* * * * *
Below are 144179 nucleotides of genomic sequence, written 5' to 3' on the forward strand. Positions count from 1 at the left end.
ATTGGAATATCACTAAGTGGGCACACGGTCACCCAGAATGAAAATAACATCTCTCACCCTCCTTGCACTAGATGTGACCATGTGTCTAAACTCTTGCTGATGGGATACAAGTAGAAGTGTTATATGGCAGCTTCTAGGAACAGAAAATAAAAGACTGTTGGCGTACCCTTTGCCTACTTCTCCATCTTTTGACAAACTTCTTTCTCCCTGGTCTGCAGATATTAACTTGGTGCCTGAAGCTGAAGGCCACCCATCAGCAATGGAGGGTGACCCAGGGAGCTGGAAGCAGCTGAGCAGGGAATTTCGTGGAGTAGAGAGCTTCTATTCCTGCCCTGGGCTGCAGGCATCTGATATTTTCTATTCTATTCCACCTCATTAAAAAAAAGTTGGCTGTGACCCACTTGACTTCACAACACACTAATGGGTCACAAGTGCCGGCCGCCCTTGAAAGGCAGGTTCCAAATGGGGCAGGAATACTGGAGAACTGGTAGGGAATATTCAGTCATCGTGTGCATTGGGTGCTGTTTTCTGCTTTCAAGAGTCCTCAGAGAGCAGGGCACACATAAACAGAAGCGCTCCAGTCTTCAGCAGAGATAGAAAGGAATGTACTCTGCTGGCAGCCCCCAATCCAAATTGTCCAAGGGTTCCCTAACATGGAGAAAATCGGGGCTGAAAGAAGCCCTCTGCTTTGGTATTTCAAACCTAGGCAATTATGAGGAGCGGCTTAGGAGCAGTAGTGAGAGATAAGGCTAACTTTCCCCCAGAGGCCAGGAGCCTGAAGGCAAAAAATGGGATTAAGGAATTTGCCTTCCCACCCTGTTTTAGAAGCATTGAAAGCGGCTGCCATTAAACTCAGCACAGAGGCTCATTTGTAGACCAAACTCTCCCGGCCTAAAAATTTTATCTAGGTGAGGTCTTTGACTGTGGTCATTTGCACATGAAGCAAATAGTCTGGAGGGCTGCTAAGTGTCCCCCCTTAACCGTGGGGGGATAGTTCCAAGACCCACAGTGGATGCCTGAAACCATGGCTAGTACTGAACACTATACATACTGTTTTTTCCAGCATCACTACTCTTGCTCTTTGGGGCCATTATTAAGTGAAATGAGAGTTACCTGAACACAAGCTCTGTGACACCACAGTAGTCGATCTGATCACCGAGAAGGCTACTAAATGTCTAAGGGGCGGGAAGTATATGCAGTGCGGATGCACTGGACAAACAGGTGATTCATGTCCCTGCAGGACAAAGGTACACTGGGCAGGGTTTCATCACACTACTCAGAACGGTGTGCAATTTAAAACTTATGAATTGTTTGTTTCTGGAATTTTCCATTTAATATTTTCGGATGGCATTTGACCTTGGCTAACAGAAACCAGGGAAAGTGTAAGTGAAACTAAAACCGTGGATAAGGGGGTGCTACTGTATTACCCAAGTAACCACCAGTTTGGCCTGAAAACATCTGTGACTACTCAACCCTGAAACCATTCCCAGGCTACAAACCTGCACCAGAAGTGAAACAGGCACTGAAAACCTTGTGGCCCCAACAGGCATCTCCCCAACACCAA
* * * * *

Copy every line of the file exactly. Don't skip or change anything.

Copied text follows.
Below are 144179 nucleotides of genomic sequence, written 5' to 3' on the forward strand. Positions count from 1 at the left end.
ATTGGAATATCACTAAGTGGGCACACGGTCACCCAGAATGAAAATAACATCTCTCACCCTCCTTGCACTAGATGTGACCATGTGTCTAAACTCTTGCTGATGGGATACAAGTAGAAGTGTTATATGGCAGCTTCTAGGAACAGAAAATAAAAGACTGTTGGCGTACCCTTTGCCTACTTCTCCATCTTTTGACAAACTTCTTTCTCCCTGGTCTGCAGATATTAACTTGGTGCCTGAAGCTGAAGGCCACCCATCAGCAATGGAGGGTGACCCAGGGAGCTGGAAGCAGCTGAGCAGGGAATTTCGTGGAGTAGAGAGCTTCTATTCCTGCCCTGGGCTGCAGGCATCTGATATTTTCTATTCTATTCCACCTCATTAAAAAAAAGTTGGCTGTGACCCACTTGACTTCACAACACACTAATGGGTCACAAGTGCCGGCCGCCCTTGAAAGGCAGGTTCCAAATGGGGCAGGAATACTGGAGAACTGGTAGGGAATATTCAGTCATCGTGTGCATTGGGTGCTGTTTTCTGCTTTCAAGAGTCCTCAGAGAGCAGGGCACACATAAACAGAAGCGCTCCAGTCTTCAGCAGAGATAGAAAGGAATGTACTCTGCTGGCAGCCCCCAATCCAAATTGTCCAAGGGTTCCCTAACATGGAGAAAATCGGGGCTGAAAGAAGCCCTCTGCTTTGGTATTTCAAACCTAGGCAATTATGAGGAGCGGCTTAGGAGCAGTAGTGAGAGATAAGGCTAACTTTCCCCCAGAGGCCAGGAGCCTGAAGGCAAAAAATGGGATTAAGGAATTTGCCTTCCCACCCTGTTTTAGAAGCATTGAAAGCGGCTGCCATTAAACTCAGCACAGAGGCTCATTTGTAGACCAAACTCTCCCGGCCTAAAAATTTTATCTAGGTGAGGTCTTTGACTGTGGTCATTTGCACATGAAGCAAATAGTCTGGAGGGCTGCTAAGTGTCCCCCCTTAACCGTGGGGGGATAGTTCCAAGACCCACAGTGGATGCCTGAAACCATGGCTAGTACTGAACACTATACATACTGTTTTTTCCAGCATCACTACTCTTGCTCTTTGGGGCCATTATTAAGTGAAATGAGAGTTACCTGAACACAAGCTCTGTGACACCACAGTAGTCGATCTGATCACCGAGAAGGCTACTAAATGTCTAAGGGGCGGGAAGTATATGCAGTGCGGATGCACTGGACAAACAGGTGATTCATGTCCCTGCAGGACAAAGGTACACTGGGCAGGGTTTCATCACACTACTCAGAACGGTGTGCAATTTAAAACTTATGAATTGTTTGTTTCTGGAATTTTCCATTTAATATTTTCGGATGGCATTTGACCTTGGCTAACAGAAACCAGGGAAAGTGTAAGTGAAACTAAAACCGTGGATAAGGGGGTGCTACTGTATTACCCAAGTAACCACCAGTTTGGCCTGAAAACATCTGTGACTACTCAACCCTGAAACCATTCCCAGGCTACAAACCTGCACCAGAAGTGAAACAGGCACTGAAAACCTTGTGGCCCCAACAGGCATCTCCCCAACACCAA